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3 of 3 people found the following review helpful By Jocelyn Davis on February 8, 2000
Format: Paperback
I enjoyed this book very much. It showed in-depth the hardships of Africa-Americans in the South during the Depression. The stories in the book were realistic and moving. It brought back memories of my childhood. The ending is tear-jerking but entertaining. Great story. I recommend this book to any reader.
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2 of 2 people found the following review helpful By A Customer on January 27, 1999
Format: Hardcover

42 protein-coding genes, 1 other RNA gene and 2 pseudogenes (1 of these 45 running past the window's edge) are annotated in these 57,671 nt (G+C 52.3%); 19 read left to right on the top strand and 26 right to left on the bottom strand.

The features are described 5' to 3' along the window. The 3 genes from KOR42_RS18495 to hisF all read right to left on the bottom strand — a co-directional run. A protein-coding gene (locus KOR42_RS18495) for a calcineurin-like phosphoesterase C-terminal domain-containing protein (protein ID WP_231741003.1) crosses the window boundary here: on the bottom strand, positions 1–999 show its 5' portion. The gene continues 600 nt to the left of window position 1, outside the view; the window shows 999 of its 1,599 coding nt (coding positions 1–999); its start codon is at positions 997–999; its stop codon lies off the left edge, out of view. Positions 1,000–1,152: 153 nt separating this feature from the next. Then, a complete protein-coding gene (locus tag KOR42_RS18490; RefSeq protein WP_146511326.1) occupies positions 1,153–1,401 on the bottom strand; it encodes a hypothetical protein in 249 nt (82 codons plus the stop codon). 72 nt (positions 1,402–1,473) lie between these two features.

"The Moaners Bench" depicts the strength, courage, and determination of a Black family and community is rural Arkansas. It is a coming of age story as told by the young narrator, Sun. The book opens with Sun in church on the moaners bench trying to find religion by praying for a miracle so that he can become one of the Faithful. The fact that his grandfather was one of the founders and the namesake of the church, and his uncle is the head deacon, only adds to the pressure Sun feels to find religion. From here, Sun then takes us back in time so that he can describe the events that brought him to the moaners bench. Sun's father comes from an established family and is highly respected within the community. He operates a general store along the pike and the family's home is located next door. The pike is the road traveled by many and they bring their "baggage" with them. The travelers and their circumstances are the source of many of the lessons learned not only by Sun, but by the community as well. It is just before the Great Depression and the Hughes family is prospering. Through Sun's eyes we see how the stock market crashed affected both his family and his community. It is through Sun's stories or "life events" that we are able to view Sun's family life and the events that help mold a boy into a man. The characters created by the author are brought to life by his use of language. Whether it is Sun's encounter with a baby rattler at the age of six or his escapades with his buddy, Ben, the author is able to make you feel as though you are there and takes the reader along for the ride. This book is rich in humor and other emotions.Read more ›